"The lines separating entire classes and races, appeared to me less marked than in the Oriental colonies. I have seen on the same table, Spaniards, Mestizos (Chinos cristianos) and Indios, priests and military. There is no doubt that having one Religion forms great bonding. And more so to the eyes of one that has been observing the repulsion and differences due to race in many parts of Asia. And from one (like myself) who knows that race is the great divider of society, the admirable contrast and exception to racial discrimination so markedly presented by the people of the Philippines is indeed admirable."
Another foreign witness was English engineer, Frederic H. Sawyer, who had spent most of his life in different parts of Asia and lived in Luzon for fourteen years. His impression was that as far as racial integration and harmony was concerned, the situation in the Philippines was not equaled by any other colonial power:
"... Spaniards and natives lived together in great harmony, and do not know where I could find a colony in which Europeans mixes as much socially with the natives. Not in Java, where a native of position must dismount to salute the humblest Dutchman. Not in British India, where the Englishwoman has now made the gulf between British and native into a bottomless pit."
Language and Culture
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Most common languages spoken today are Chavacano, the only Spanish-based creole language in Asia; Tagalog (a local dialect with some words borrowed from Spanish), and English, which is used in the public sphere. Many other Filipinos also speak other Philippine languages.
Today, only a minority of Filipinos speak Spanish, only some mestizos from older generations, those with links with Spain, America or other Spanish-speaking areas and recent immigrants, have preserved Spanish as a living spoken language, although many Spanish cultural traits still remain, most notably the adoption of Christianity among the majority of Filipinos. Thanks to Gloria Macapagal Arroyo, a Spanish-speaking filipina the Philippine government has reinstated the instruction of Spanish at schools with a view to generalising its instruction nationally.
In the Philippines, there are some people who trace their roots back to the first Spanish settlers of the country through their surnames. Due to the introduction of the Catálogo alfabético de apellidos in the mid-19th century, it has become increasingly difficult to validate ancestral claims made by those who hold Spanish surnames. Today, some of those with precise ancestral ties can be found in politics, commerce, arts, entertainment industry and professional sports. Others have emigrated and later returned or settled down in another country.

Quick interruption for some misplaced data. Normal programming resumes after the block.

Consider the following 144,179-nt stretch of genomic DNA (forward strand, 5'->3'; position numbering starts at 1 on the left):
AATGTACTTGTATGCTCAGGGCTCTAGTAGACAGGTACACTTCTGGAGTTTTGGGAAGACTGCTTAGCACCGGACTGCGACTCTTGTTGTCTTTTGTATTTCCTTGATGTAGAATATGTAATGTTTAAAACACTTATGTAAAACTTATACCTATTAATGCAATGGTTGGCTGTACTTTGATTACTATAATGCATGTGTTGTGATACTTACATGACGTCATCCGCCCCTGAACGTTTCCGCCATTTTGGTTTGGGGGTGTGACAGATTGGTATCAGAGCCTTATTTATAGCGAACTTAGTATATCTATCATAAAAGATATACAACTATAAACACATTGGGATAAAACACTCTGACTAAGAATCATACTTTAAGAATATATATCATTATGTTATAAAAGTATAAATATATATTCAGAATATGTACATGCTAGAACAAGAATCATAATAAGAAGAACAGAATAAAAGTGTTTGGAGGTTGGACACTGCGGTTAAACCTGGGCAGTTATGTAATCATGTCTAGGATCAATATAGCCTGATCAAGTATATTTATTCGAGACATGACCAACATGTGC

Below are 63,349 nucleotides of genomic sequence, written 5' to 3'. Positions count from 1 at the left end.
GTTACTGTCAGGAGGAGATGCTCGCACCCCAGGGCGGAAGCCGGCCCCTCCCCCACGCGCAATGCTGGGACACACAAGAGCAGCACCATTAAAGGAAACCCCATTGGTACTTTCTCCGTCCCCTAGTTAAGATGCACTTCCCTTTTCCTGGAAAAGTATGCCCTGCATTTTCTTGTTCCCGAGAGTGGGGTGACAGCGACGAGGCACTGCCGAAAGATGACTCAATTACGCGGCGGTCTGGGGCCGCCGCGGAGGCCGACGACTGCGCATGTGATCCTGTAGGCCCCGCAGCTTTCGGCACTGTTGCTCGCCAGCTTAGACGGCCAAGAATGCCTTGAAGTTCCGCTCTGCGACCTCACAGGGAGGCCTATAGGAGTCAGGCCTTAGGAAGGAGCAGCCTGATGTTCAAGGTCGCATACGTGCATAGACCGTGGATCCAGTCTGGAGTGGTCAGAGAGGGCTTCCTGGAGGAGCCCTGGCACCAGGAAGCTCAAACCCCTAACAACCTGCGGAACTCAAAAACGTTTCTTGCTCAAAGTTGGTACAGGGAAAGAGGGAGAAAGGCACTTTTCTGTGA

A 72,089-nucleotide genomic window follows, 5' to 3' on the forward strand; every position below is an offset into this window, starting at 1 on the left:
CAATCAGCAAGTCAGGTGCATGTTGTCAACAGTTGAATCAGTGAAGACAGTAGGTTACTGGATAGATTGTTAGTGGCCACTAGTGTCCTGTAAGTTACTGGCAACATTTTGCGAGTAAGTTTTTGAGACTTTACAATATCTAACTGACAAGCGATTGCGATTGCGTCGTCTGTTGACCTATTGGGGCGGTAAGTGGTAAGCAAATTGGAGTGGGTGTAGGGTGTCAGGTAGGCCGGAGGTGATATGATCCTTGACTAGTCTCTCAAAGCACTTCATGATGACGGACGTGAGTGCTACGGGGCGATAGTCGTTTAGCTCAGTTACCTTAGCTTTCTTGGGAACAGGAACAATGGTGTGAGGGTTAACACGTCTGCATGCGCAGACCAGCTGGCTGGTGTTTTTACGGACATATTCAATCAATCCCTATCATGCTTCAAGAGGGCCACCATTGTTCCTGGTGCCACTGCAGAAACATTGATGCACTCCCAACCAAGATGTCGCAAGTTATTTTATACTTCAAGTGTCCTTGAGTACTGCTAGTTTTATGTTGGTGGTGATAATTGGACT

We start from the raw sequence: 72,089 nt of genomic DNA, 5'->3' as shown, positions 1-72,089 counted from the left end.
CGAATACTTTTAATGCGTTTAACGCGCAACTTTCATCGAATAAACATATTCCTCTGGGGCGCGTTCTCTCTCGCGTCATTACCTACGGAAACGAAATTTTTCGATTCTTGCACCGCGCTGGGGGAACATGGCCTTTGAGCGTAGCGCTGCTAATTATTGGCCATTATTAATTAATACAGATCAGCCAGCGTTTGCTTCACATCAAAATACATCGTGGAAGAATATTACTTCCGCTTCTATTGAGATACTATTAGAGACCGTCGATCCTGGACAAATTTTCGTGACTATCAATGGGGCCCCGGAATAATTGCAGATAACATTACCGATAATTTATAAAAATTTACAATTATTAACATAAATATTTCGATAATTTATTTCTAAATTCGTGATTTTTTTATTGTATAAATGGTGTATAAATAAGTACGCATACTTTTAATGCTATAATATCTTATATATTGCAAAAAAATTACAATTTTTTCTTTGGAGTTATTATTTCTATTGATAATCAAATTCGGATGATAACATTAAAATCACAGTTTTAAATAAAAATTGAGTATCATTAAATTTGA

Among the most notable Filipinos with direct Spanish ancestry are:
- Manuel Quezón, first President of the Commonwealth of the Philippines
- José Ozámiz, Senator and Governor of Misamis Occidental
- Pilita Corrales, singer and songwriter
- Paulino Alcántara, footballer and manager of Club de Futbol de Barcelona
- Jaime Fabregas, film actor and musical director
- Enrique K. Razon, head of International Container Terminal Services, Inc.
- Jon Ramon Aboitiz, member of Aboitiz clan
- Francis Arnaiz, former player of Toyota and Ginebra San Miguel basketball team, from 1975-1986
- Eddie Garcia, film actor and director
- Maggie dela Riva, movie actress
- Joey de Leon, actor and composer
- Isabel Granada, singer and actor
- Marian Rivera, actress and model
- Philippines History, Culture, Civilization and Technology, Filipino
- The Cultural Influences of India, China, Arabia, and Japan | Philippine Almanac
- Ancient Japanese pottery in Boljoon town | Inquirer News
- Jagor, Fëdor, et al. (1870). The Former Philippines thru Foreign Eyes
- Letter from Fajardo to Felipe III, Manila, August 15 1620.(From the Spanish Archives of the Indies) ("The infantry does not amount to two hundred men, in three companies. If these men were that number, and Spaniards, it would not be so bad; but, although I have not seen them, because they have not yet arrived here, I am told that they are, as at other times, for the most part boys, mestizos, and mulattoes, with some Indians. There is no little cause for regret in the great sums that reënforcements of such men waste for, and cost, your Majesty. I cannot see what betterment there will be until your Majesty shall provide it, since I do not think, that more can be done in Nueva Spaña, although the viceroy must be endeavoring to do so, as he is ordered.")
- L. Hunt, Chester, "Sociology in the Philippine setting: A modular approach", p. 118, Phoenix Pub. House, 1954
- Frederic H. Sawyer, "The Inhabitants of the Philippines", p. 125, New York, 1900
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- France-Presse, Agence. "Spain’s Queen Sofia arrives in Philippines". 2 July 2012. Retrieved 24 August 2013.
- "The semantics of 'mestizo'". 27 July 2012. GMA News. Retrieved 24 August 2013.